Sri Lanka: Catholics pray for cricketers injured in terror attack

 Sri Lankan Catholics are praying for their cricket heroes injured in an attack in Pakistan on Tuesday.

The Sri Lankan cricket team was on its way to play its second day of a test match in Lahore, Pakistan, on March 3 when it was ambushed. Eight players were wounded in the shootout and six policemen and two civilians were killed. Three of the injured cricketers are Catholics. The 15-member team flew to Colombo on March 4 and was rushed to hospital.

One of those injured is Ajantha Mendis, 23, a rising star on the world cricket scene, and a Catholic. In Mendis' hometown of Kalutara, 20 kilometers south of Colombo, people are in shock. "Thank God they are now safe and secure. We all prayed to Saint Anthony when we heard of this attack," said Rasik Lakmal Fernando, a school cricketer. "It is tragic this has happened."

Mendis' mother Ranjani Sriyani Mendis said yesterday: "Ajantha called us from the scene of the terror attack and said they suddenly heard a noise like a firecracker and that the bus came to a halt. Some of the guys were lying on top of each other and taking shelter below the seats."

The 54-year-old woman recalled: "He asked us not to panic and said the team was fine. At once I knelt down and I prayed to God."
Mendis hasn't sustained serious injuries but there is an injury on his head which needed four stitches and some bruising on the back, his brother, Aruna, said. "This morning he went to a hospital for a checkup."

Father Prasad Perera, pastor of St Anthony's Church in Kadalana where Mendis lives, said the family are active parishioners. "Before going for any tour he comes here, prays and receives my blessings. This time also he came," Father Perera said.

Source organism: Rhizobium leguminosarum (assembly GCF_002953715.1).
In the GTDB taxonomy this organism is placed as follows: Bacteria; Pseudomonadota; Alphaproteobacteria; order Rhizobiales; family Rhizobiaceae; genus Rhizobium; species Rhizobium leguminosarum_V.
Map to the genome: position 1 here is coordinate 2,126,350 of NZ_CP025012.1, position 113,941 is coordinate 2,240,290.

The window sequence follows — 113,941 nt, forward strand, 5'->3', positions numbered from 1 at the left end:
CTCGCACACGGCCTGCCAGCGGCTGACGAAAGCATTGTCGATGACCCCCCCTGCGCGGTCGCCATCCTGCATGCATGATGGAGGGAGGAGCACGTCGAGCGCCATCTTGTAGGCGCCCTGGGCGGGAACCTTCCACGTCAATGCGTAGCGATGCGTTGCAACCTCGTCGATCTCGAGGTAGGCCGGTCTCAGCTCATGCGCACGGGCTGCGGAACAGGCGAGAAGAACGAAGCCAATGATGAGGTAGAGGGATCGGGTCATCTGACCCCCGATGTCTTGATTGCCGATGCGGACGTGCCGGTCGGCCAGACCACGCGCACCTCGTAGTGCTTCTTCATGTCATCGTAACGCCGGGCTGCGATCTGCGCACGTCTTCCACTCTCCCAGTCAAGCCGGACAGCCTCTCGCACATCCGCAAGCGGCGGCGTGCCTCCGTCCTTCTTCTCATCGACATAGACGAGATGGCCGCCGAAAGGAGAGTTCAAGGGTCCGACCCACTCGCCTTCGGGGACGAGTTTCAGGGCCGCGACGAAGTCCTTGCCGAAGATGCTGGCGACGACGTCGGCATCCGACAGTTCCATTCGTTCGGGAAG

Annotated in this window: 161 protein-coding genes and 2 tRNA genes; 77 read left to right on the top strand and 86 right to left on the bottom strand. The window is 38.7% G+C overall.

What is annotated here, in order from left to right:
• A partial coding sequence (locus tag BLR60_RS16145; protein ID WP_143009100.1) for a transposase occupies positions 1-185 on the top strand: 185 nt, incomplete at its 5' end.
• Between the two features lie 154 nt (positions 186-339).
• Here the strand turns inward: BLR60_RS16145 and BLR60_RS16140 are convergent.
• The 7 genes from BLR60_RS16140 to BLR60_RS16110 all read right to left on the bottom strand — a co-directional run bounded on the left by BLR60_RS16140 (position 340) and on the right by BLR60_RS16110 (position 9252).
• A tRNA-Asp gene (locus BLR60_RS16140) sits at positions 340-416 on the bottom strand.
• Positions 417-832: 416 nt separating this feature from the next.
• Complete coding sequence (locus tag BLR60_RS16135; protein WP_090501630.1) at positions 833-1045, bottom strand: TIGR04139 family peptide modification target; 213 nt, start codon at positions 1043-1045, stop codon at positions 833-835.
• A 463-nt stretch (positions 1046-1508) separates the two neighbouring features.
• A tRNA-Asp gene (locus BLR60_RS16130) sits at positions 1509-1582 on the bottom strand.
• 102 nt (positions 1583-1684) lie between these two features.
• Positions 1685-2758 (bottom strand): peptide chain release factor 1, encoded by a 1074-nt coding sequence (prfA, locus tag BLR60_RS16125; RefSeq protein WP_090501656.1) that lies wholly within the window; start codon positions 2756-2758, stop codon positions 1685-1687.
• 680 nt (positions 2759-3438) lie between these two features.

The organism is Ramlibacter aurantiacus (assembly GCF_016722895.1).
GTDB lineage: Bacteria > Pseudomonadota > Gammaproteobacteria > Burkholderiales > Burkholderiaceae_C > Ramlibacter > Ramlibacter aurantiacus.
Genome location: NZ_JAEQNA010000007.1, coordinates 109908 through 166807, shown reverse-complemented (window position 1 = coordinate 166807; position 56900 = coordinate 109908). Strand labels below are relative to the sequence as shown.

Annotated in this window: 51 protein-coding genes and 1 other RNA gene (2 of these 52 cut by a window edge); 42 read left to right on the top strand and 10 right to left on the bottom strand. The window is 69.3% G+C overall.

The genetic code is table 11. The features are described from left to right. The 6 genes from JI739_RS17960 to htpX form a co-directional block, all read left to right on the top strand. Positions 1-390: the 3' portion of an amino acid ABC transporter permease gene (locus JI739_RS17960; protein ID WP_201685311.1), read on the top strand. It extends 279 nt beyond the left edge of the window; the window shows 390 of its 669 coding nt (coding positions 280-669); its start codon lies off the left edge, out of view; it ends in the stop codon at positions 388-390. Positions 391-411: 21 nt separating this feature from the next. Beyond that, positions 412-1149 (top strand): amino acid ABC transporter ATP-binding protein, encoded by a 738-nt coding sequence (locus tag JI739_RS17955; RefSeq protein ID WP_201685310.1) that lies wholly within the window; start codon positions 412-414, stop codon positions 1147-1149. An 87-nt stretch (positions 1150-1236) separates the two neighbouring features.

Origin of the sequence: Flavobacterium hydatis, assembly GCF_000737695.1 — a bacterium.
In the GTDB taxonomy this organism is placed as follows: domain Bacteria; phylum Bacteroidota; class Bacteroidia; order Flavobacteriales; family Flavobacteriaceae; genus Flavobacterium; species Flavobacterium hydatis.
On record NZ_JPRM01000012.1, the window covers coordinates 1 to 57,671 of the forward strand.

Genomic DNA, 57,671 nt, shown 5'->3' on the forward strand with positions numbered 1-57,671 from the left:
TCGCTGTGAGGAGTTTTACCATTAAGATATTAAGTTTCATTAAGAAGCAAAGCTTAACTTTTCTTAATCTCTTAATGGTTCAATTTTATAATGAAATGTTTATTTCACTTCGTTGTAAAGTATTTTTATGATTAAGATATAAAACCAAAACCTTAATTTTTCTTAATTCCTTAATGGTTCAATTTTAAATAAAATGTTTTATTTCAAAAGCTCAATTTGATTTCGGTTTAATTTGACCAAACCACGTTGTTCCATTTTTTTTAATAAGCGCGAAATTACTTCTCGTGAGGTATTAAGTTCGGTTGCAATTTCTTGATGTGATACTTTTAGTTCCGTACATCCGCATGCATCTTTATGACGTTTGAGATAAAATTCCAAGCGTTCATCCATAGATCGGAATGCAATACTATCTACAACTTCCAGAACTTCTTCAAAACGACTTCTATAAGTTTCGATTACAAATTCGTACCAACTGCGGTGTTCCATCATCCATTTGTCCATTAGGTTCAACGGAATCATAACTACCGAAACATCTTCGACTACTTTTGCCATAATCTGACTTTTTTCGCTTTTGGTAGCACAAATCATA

The priest condemned the terror attack in Pakistan. "It's a pity these terrorists attacked a group of civilians -- some foreigners who came there to play cricket and who had nothing to do with the politics of the country."

Dilhara Fernando and Chaminda Vaas are among the other Catholic cricketers injured. Vice-captain Kumar Sangakkara, another wounded cricketer, told media the players were relieved to be home.

Although no group has claimed responsibility for the attack, some Sri Lankan officials fear a possible link with an ongoing military offensive against Tamil rebels. The separatist Liberation Tigers of Tamil Eelam (LTTE), has on various occasions, committed acts of terrorism in their effort to establish a Tamil state in northern and eastern Sri Lanka.

However, Pakistan too has a problem with terrorism, whose roots lie in its backing of the Taliban who took power in Afghanistan in 1996, and who were later ousted by US-led forces in 2001.

Peter Jacob, executive secretary of the Church's National Commission for Justice and Peace, who is based in Lahore, condemned the attack.
"The commission expresses sympathy and embarrassment at the incident," he said. "It is very sad that our guests were targeted. It seems that terrorism is expanding its boundaries. We hope that the government does its best to curb the menace instead of making vague interpretations."

The Sri Lankan team had agreed to tour Pakistan despite a high security risk. They replaced India, who refused to go amid heightened tensions in the wake of the Mumbai terror assault in November.

Young Catholics in India, where cricket is also very popular, condemned the attack. "This is very sad. It is a shameful act of terrorism. We condemn it," said Sajish Jose, president of the Indian Catholic Youth Movement. He said games and politics should not mix and that cricket brings people together, especially in South Asia.

Source: UCAN

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